In 1934, Gracie fought Polish professional wrestler Wladek Zbyszko, who was billed as a former world champion, for three 10 minute rounds. Even though the wrestler was almost twice Gracie's weight, he could not defeat him, and the match ended in a draw. Gracie then defeated Taro Miyake, a Japanese professional wrestler and judoka (practitioner of judo) who had an extensive professional fighting record and worked for Ed "Strangler" Lewis in the United States of America.
Gracie also fought several Japanese judoka under submission rules. In 1932, he fought Japanese judoka Namiki. The fight ended in a draw although Hélio was already twisting his arm when the bell rang. He defeated the Japanese heavyweight judoka and sumo wrestler Massagoishi via armlock. Gracie had two fights with Yasuichi Ono after Ono choked out George (Jorge) Gracie (Hélio Gracie's brother) in a match. Both fights ended in a draw. Gracie fought judoka Yukio Kato twice. The first time was at Maracanã stadium and they went to a draw. Afterwards, Kato asked for a rematch. The rematch was held at Ibirapuera Stadium in São Paulo and Gracie won by front choke from the guard. 
In May 1955, at the YMCA in Rio de Janeiro, Gracie participated in a 3 hour 42 minute fight against his former student Valdemar Santana with Santana knocking out Gracie with a soccer kick. This would be the last of Helio's matches that involved striking (i.e. Vale Tudo)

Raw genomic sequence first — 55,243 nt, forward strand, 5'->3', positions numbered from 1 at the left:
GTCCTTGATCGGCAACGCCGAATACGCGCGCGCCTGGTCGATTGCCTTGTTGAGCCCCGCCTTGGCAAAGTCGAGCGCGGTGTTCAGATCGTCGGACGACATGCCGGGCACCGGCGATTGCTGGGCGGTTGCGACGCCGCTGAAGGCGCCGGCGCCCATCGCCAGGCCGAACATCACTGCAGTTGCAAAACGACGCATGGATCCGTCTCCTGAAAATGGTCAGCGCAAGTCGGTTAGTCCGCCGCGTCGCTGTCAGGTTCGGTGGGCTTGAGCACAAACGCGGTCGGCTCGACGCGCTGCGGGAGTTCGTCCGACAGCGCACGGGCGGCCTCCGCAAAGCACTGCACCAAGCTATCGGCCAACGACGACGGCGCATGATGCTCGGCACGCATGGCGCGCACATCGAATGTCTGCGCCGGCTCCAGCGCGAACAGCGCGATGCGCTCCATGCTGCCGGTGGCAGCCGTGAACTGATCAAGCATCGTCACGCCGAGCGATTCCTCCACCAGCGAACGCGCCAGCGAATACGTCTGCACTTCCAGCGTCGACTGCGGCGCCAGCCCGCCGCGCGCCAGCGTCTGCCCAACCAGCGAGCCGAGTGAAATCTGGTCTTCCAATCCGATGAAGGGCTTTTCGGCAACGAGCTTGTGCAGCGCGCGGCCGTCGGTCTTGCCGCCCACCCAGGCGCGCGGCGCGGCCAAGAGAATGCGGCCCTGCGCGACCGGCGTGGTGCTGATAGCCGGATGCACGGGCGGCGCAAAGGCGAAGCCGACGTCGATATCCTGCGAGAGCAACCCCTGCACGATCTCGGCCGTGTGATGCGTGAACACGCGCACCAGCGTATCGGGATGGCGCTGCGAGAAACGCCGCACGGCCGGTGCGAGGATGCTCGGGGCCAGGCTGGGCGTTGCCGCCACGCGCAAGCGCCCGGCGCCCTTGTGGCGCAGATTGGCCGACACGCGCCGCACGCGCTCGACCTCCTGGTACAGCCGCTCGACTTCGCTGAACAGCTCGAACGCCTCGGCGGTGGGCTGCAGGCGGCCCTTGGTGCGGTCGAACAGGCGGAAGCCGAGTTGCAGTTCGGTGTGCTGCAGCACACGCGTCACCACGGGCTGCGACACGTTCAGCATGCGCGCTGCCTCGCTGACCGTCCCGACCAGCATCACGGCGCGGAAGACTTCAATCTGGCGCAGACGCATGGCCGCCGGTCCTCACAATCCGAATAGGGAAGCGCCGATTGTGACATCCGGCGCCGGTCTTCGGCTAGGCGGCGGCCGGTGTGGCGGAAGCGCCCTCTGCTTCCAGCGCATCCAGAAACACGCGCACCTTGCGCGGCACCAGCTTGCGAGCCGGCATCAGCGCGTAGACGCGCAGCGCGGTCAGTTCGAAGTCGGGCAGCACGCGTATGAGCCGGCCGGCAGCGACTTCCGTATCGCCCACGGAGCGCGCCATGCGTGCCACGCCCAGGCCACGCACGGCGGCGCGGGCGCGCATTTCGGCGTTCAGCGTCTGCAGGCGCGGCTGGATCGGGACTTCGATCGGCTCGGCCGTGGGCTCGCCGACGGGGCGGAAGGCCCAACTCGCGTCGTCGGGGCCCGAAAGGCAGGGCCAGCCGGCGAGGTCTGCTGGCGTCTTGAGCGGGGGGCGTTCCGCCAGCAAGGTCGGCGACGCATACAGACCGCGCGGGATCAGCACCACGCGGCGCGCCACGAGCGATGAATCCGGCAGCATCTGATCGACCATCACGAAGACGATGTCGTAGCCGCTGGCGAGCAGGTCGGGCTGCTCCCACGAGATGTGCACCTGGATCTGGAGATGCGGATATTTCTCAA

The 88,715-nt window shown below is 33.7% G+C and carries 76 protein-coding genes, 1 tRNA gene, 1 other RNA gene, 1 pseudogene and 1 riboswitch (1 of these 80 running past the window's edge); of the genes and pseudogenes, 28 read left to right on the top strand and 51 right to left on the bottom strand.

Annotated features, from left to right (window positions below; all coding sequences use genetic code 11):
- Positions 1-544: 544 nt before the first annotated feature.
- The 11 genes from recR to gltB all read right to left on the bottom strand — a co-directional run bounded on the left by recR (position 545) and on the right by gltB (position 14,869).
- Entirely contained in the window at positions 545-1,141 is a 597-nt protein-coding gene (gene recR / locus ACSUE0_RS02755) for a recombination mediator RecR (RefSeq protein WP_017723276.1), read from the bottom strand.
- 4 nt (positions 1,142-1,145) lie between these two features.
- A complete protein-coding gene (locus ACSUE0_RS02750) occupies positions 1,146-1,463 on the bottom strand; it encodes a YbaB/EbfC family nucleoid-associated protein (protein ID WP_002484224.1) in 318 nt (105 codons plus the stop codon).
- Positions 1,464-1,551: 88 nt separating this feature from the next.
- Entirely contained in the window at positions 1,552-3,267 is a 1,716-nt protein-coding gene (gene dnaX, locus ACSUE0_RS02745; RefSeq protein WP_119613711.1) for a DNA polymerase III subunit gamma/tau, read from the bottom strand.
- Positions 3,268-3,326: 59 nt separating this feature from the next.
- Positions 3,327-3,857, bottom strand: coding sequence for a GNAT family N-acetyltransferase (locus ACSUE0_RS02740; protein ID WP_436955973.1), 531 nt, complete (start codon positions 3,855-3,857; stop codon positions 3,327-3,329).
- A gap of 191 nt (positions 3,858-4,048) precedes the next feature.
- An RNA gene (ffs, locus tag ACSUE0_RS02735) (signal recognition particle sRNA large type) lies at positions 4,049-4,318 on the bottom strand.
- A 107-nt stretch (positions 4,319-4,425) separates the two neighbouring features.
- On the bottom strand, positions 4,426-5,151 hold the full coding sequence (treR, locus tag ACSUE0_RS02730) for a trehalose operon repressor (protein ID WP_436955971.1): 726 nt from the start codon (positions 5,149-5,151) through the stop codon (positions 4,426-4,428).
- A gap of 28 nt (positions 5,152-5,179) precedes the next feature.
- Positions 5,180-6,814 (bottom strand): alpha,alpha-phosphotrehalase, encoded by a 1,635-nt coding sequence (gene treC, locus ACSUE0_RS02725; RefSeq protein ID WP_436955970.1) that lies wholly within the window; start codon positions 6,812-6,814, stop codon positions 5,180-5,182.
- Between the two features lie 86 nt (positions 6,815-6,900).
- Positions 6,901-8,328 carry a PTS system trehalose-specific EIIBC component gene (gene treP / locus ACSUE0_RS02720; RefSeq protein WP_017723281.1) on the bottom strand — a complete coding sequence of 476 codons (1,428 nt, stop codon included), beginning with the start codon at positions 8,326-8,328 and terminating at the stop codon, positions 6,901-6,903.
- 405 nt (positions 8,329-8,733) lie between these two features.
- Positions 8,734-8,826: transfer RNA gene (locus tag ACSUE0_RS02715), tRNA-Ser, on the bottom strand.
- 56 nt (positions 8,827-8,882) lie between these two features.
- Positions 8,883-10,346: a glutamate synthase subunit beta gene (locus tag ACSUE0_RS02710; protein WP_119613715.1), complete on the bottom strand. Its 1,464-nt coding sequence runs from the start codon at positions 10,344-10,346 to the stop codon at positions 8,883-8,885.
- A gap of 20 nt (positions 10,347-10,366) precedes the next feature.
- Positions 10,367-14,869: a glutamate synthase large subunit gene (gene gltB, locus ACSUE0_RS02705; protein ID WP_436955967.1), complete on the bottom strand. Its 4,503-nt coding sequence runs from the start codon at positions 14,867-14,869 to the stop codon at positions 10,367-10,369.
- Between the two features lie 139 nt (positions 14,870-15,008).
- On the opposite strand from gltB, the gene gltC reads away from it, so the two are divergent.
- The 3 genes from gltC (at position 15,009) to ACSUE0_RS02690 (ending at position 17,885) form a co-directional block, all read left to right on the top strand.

Kimura vs. Gracie
Gracie issued a challenge to a highly touted Judoka named Kimura. An agreement was made under what would be known as the "Gracie Rules" via the Gracie Challenge that throws and pins would NOT count towards victory only submission or loss of consciousness. This played against Judo rules in which Pins and throws can award someone a victory.
In 1951, famous judoka Masahiko Kimura defeated Gracie in a submission judo/jiujitsu match held in Brazil. During the fight Kimura threw Gracie repeatedly with Ippon Seoinage (one arm shoulder throw), Ouchi Gari (major inner reap), Uchimata (inner thigh throw), Harai Goshi (sweeping hip throw), and Osoto Gari (major outer reap). However, Helio Gracie was able to perform ukemi, as demonstrated by his earlier match with Kimura's fellow judoka Yukio Kato, was in excellent condition, benefited from the soft mat used in competition, and showed a strong will to win and refusal to lose - he was undeterred. Unable to subdue Helio through throwing alone, the fight progressed into groundwork. Kimura maintained a dominance in the fight at this point by using techniques such as kuzure-kamishiho-gatame (modified upper four corner hold), kesa-gatame (scarf hold), and sankaku-jime (triangle choke). Thirteen minutes into the bout Kimura positioned himself to apply a reverse ude-garami (arm entanglement, a shoulderlock). Gracie did not submit to this technique which has been widely incorrectly reported as his elbow being dislocated as well as the radius and ulna bones being broken. Gracie's corner threw in the towel at this point, where it has been speculated that they delayed this action due to being instructed not to by Gracie.